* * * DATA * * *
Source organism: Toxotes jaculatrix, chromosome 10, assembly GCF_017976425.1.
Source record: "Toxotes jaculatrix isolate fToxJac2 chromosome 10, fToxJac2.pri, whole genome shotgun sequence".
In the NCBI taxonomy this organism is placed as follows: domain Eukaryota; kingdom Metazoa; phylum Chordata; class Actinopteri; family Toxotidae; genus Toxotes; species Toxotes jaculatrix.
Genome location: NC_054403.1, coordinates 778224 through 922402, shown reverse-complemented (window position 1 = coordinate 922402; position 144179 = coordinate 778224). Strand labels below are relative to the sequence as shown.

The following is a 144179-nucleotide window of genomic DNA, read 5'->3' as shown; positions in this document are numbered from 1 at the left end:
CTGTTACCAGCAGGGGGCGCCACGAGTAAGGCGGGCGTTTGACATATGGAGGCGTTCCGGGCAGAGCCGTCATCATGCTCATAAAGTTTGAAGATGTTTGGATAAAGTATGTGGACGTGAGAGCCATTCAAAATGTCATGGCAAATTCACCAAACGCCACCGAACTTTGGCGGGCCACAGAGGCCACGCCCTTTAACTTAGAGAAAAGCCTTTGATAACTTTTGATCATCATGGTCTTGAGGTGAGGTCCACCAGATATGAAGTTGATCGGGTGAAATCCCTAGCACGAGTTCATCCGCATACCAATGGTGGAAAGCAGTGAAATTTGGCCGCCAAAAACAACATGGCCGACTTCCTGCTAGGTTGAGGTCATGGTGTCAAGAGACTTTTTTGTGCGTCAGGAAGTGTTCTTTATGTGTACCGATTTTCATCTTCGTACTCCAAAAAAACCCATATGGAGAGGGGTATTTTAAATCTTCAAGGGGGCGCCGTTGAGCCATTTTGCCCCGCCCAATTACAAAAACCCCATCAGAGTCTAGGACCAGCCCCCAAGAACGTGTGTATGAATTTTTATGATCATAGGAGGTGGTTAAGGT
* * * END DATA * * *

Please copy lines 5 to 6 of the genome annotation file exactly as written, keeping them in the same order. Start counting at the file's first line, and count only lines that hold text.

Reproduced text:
The following is a 144179-nucleotide window of genomic DNA, read 5'->3' as shown; positions in this document are numbered from 1 at the left end:
CTGTTACCAGCAGGGGGCGCCACGAGTAAGGCGGGCGTTTGACATATGGAGGCGTTCCGGGCAGAGCCGTCATCATGCTCATAAAGTTTGAAGATGTTTGGATAAAGTATGTGGACGTGAGAGCCATTCAAAATGTCATGGCAAATTCACCAAACGCCACCGAACTTTGGCGGGCCACAGAGGCCACGCCCTTTAACTTAGAGAAAAGCCTTTGATAACTTTTGATCATCATGGTCTTGAGGTGAGGTCCACCAGATATGAAGTTGATCGGGTGAAATCCCTAGCACGAGTTCATCCGCATACCAATGGTGGAAAGCAGTGAAATTTGGCCGCCAAAAACAACATGGCCGACTTCCTGCTAGGTTGAGGTCATGGTGTCAAGAGACTTTTTTGTGCGTCAGGAAGTGTTCTTTATGTGTACCGATTTTCATCTTCGTACTCCAAAAAAACCCATATGGAGAGGGGTATTTTAAATCTTCAAGGGGGCGCCGTTGAGCCATTTTGCCCCGCCCAATTACAAAAACCCCATCAGAGTCTAGGACCAGCCCCCAAGAACGTGTGTATGAATTTTTATGATCATAGGAGGTGGTTAAGGT